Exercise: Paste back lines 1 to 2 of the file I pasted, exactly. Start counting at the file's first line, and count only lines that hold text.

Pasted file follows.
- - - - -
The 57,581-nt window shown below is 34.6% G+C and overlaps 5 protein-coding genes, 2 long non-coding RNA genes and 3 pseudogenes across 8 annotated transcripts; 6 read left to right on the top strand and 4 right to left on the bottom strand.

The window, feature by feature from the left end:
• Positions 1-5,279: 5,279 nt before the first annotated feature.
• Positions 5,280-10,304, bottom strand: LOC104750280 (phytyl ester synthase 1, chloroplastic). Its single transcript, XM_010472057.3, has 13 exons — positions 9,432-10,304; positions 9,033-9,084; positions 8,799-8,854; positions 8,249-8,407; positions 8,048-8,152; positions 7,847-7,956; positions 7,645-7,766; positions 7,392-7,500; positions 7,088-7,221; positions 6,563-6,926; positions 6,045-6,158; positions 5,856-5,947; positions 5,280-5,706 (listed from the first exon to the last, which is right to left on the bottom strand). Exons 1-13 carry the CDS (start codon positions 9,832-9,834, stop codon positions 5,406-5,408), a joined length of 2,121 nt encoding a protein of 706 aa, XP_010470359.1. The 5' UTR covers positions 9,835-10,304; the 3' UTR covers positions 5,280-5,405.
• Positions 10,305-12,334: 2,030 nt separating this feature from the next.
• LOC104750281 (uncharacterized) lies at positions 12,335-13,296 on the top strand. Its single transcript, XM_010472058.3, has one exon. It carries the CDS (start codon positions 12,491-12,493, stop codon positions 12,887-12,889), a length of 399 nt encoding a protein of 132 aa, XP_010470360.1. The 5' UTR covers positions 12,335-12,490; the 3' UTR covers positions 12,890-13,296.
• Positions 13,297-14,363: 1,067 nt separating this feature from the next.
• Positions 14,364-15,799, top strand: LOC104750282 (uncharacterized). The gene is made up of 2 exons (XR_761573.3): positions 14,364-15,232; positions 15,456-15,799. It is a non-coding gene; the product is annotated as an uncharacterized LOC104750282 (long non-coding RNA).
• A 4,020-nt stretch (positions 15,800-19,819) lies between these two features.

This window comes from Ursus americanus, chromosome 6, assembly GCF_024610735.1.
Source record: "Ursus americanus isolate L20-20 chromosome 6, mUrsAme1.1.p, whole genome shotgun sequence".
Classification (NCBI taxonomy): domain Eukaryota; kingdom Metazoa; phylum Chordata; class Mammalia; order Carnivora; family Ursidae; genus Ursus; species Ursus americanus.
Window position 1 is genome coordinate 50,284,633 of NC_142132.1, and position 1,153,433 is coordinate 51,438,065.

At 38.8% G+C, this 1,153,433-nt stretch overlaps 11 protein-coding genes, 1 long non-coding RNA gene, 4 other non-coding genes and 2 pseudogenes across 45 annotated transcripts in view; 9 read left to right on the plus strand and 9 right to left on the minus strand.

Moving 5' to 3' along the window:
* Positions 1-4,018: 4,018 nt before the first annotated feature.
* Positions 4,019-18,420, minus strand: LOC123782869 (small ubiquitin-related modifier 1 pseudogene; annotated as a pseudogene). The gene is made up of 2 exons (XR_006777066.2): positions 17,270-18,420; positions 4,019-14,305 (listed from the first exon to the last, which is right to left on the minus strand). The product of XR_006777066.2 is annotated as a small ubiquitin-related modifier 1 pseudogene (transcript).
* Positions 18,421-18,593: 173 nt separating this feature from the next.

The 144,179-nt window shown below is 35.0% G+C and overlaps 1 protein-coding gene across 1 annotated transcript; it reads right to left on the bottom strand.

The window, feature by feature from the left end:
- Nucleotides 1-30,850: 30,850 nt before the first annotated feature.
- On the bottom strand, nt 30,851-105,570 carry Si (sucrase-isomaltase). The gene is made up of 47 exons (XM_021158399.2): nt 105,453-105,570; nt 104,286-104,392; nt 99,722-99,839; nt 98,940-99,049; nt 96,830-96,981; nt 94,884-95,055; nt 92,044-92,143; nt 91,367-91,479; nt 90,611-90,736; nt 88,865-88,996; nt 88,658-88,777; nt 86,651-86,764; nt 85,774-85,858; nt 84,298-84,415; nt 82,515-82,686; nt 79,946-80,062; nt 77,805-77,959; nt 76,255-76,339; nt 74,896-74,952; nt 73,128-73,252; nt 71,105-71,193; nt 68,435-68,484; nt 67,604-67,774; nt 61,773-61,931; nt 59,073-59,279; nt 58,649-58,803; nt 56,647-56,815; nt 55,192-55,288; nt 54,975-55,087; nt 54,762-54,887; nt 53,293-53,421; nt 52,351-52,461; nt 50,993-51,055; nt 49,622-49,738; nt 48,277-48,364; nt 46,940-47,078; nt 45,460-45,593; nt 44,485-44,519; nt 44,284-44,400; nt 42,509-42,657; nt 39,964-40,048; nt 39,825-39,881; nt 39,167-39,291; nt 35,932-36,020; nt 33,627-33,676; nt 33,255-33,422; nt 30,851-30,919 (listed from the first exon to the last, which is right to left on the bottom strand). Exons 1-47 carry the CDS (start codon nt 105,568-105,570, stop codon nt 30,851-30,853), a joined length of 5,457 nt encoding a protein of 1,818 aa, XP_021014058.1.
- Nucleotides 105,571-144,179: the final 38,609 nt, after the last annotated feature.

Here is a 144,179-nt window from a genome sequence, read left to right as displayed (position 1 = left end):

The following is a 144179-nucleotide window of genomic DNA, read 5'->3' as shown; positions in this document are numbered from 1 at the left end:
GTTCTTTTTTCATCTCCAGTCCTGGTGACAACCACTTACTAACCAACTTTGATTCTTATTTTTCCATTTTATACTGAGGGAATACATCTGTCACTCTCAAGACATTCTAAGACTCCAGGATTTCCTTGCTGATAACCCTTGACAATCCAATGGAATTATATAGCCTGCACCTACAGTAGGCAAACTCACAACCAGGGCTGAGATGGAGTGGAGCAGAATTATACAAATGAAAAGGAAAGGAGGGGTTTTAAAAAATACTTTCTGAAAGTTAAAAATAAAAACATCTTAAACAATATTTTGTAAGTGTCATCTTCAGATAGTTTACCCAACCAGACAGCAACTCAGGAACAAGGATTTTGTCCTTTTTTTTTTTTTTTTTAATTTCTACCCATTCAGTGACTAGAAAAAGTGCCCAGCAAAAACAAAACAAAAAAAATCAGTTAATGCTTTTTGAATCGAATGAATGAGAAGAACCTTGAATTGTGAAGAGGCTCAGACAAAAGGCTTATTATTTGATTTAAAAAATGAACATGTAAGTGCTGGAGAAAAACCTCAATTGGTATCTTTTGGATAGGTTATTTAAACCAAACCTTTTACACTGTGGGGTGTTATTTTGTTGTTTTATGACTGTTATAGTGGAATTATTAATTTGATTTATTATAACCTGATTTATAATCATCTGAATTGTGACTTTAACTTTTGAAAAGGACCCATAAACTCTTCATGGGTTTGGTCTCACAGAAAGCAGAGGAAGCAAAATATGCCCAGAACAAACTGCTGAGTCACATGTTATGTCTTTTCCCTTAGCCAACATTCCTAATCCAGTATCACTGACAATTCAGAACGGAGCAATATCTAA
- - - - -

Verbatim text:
The 57,581-nt window shown below is 34.6% G+C and overlaps 5 protein-coding genes, 2 long non-coding RNA genes and 3 pseudogenes across 8 annotated transcripts; 6 read left to right on the top strand and 4 right to left on the bottom strand.

The window, feature by feature from the left end: